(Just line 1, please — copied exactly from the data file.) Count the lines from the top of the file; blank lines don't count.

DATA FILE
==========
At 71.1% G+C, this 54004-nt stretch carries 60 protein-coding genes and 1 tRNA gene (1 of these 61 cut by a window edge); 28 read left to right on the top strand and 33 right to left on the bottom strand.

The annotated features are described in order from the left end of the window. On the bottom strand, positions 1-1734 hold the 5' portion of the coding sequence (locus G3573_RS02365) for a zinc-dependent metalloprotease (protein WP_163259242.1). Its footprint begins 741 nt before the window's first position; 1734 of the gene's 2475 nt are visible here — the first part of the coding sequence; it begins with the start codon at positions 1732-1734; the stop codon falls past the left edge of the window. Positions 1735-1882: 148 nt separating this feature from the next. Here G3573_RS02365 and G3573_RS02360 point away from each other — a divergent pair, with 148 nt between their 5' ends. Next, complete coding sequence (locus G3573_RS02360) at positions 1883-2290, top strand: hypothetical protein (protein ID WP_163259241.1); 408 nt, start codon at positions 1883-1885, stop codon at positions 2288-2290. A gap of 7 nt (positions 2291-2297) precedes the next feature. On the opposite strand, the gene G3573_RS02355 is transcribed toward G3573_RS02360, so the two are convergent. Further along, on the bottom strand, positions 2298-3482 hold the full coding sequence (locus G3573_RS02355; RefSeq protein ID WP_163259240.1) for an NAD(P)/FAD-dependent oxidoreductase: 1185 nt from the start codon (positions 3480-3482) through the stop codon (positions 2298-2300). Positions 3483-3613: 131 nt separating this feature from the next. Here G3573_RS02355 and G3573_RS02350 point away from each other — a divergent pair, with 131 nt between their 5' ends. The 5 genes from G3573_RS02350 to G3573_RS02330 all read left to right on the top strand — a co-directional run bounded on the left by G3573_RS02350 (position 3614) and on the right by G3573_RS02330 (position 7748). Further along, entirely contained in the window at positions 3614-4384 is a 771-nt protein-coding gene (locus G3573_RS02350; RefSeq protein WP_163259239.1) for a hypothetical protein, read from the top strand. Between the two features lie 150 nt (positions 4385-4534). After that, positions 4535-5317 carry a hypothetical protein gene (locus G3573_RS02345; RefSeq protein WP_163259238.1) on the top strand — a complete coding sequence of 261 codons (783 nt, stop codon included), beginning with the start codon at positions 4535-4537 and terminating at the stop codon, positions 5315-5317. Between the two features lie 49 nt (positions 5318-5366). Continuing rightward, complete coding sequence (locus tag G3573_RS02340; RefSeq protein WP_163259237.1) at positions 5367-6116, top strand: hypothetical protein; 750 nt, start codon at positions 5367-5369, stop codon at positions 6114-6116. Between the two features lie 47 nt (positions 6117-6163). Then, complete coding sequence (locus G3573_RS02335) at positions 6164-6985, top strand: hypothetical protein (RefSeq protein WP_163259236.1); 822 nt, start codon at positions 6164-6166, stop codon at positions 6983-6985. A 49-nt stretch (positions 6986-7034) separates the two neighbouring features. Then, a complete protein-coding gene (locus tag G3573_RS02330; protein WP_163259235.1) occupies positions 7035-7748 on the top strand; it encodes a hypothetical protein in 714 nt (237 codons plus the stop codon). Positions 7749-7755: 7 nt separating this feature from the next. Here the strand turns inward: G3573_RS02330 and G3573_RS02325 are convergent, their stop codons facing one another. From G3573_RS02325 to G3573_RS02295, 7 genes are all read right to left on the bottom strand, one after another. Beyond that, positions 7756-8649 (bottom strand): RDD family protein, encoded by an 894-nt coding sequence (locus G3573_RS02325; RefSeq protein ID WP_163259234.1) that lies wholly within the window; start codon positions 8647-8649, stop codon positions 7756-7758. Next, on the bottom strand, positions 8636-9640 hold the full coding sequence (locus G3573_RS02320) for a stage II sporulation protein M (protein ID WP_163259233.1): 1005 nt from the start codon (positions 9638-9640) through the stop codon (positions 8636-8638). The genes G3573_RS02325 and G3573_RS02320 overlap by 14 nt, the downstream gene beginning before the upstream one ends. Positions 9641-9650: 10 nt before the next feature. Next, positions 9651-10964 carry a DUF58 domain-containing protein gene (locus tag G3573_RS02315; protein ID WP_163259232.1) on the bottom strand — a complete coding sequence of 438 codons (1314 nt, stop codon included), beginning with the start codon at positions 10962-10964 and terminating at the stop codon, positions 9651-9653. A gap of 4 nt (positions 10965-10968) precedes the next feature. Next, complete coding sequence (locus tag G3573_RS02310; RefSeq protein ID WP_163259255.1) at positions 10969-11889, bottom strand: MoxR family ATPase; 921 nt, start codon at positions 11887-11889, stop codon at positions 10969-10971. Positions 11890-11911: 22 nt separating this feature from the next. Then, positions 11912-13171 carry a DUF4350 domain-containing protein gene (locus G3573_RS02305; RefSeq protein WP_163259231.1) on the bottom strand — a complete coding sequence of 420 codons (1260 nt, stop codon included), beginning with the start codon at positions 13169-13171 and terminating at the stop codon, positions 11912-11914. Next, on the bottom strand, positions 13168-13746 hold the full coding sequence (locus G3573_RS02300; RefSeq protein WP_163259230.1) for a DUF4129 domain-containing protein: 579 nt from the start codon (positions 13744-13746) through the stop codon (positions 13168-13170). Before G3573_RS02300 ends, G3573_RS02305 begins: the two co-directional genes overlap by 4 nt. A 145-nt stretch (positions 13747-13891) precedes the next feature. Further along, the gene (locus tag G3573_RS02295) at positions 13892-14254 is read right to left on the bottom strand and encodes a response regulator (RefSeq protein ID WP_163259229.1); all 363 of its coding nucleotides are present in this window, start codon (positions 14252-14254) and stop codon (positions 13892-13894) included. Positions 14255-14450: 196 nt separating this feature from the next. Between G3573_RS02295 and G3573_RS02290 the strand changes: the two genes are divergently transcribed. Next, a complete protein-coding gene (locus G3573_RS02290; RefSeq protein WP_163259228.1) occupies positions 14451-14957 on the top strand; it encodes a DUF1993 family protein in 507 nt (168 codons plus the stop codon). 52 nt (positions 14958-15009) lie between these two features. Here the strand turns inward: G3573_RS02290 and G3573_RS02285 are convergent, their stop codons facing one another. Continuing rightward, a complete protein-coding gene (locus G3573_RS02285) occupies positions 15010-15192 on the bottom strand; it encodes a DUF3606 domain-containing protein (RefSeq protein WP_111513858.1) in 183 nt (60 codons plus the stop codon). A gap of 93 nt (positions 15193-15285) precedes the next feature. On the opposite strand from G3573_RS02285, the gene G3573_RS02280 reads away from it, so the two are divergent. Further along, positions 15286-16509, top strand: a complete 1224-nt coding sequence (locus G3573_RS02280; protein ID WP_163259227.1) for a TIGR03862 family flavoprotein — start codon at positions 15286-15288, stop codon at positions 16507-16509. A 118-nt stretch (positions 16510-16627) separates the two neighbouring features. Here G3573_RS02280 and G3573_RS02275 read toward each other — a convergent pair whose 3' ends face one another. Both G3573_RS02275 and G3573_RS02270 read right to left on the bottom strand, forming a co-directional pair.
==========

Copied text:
At 71.1% G+C, this 54004-nt stretch carries 60 protein-coding genes and 1 tRNA gene (1 of these 61 cut by a window edge); 28 read left to right on the top strand and 33 right to left on the bottom strand.